updated 06:50 pm EDT, Tue August 7, 2012
Lists due August 17, intended for appeals court use
In an unusual declaration, Judge William Alsup has ordered both parties in the Google versus Oracle Java patent case to reveal to the court the identities of bloggers, commenters, and pundits on their payrolls. Alsup doesn't state any detailed reasons for the order, but has said in his ruling that information on "whether any treatise, article, commentary or analysis on the issues posed by this case are possibly influenced by financial relationships to the parties or counsel" would be useful on any appeal.
Alsup may be taking a stand on bloggers who receive money to write sponsored posts masquerading as legitimate opinion, also known as astro-turfers. FTC regulations as set forth in the 16 CFR 255 instruction requiring Internet endorsers to disclose if they are writing a "sponsored post."
One legal scholar at Santa Clara University, Eric Goldman, expressed both support and concern in a tweet regarding the order, saying that "all judges should order this" but also asking "is it Constitutional?" Patent analyst Florian Mueller joined the Oracle payroll when the Google versus Oracle trial was already in the end-phases, but will likely be listed in the disclosures, due by noon on August 17.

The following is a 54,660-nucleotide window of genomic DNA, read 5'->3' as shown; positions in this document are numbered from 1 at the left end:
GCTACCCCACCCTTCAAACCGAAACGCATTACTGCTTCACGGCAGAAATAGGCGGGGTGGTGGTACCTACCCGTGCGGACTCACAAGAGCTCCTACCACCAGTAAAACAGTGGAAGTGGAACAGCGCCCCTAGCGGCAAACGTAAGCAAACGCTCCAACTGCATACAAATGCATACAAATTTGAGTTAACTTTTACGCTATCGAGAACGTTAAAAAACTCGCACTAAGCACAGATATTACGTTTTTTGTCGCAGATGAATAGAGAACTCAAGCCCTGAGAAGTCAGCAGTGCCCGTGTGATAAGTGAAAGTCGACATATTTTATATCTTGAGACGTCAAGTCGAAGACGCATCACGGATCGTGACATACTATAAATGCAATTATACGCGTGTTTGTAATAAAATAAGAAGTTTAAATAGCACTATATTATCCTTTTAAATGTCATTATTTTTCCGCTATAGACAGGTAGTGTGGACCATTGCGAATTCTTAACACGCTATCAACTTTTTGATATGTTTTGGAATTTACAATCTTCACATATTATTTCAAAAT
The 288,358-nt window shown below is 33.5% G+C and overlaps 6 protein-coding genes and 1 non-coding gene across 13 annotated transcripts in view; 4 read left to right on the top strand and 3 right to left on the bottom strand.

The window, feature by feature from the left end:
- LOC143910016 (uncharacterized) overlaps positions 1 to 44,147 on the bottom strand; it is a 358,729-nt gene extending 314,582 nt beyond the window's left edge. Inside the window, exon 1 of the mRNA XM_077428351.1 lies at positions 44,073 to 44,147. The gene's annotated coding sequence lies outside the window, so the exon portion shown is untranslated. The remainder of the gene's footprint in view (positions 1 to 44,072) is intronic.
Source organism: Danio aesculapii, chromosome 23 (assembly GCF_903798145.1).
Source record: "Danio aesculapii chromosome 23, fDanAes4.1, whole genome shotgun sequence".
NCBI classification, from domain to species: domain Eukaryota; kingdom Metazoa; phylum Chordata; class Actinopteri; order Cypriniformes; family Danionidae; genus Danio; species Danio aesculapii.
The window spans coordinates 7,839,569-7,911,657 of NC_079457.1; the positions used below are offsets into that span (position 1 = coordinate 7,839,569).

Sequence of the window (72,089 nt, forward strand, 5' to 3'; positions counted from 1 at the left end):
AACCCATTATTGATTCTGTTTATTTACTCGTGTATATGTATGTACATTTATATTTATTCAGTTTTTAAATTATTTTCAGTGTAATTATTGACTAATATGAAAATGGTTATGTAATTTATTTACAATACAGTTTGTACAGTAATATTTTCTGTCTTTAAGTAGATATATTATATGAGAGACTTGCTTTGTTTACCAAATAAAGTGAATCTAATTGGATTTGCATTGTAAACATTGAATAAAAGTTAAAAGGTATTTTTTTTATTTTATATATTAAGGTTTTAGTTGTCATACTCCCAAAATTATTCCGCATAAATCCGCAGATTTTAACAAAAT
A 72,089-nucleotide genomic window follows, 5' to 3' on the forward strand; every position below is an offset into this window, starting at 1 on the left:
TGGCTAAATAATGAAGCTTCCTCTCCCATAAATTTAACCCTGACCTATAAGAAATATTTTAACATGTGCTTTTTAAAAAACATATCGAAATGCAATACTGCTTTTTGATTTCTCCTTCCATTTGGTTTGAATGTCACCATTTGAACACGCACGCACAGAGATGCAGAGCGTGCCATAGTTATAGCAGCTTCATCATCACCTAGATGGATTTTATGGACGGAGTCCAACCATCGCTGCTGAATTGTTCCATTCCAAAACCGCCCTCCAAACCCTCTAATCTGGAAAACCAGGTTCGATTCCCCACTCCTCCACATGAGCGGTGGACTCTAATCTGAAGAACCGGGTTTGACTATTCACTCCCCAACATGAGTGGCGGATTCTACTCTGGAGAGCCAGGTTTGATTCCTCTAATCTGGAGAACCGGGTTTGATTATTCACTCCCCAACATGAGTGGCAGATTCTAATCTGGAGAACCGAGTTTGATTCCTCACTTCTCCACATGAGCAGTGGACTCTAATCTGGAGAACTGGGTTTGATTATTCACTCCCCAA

Oracle had initially asked for billions of dollars in compensation for Google's infringement of Java code without licensing. After initial court battles went poorly for Oracle, Google proposed a half-percent of Android revenue license on one contested patent, and 0.015 percent of a second , but Oracle refused the offer.
Both phases of the trial resulted in a jury that found it impossible to come to a full consensus. Oracle's attempt to toss the second jury ruling failed on May 31, leading to Alsup's decision later that day.
The case is responsible for a precedent-setting ruling setting aside much of the jury's previous findings, and confirming the non-copyrightable nature of APIs. The language in the 41-page brief clearly attempts to prevent future legal procedural maneuvers from undermining the ruling. Following rulings from Alsup that eliminated the possibility of any significant damages, Oracle agreed to a $0 dollar settlementfrom Google, with no admission of infringement by the search engine giant.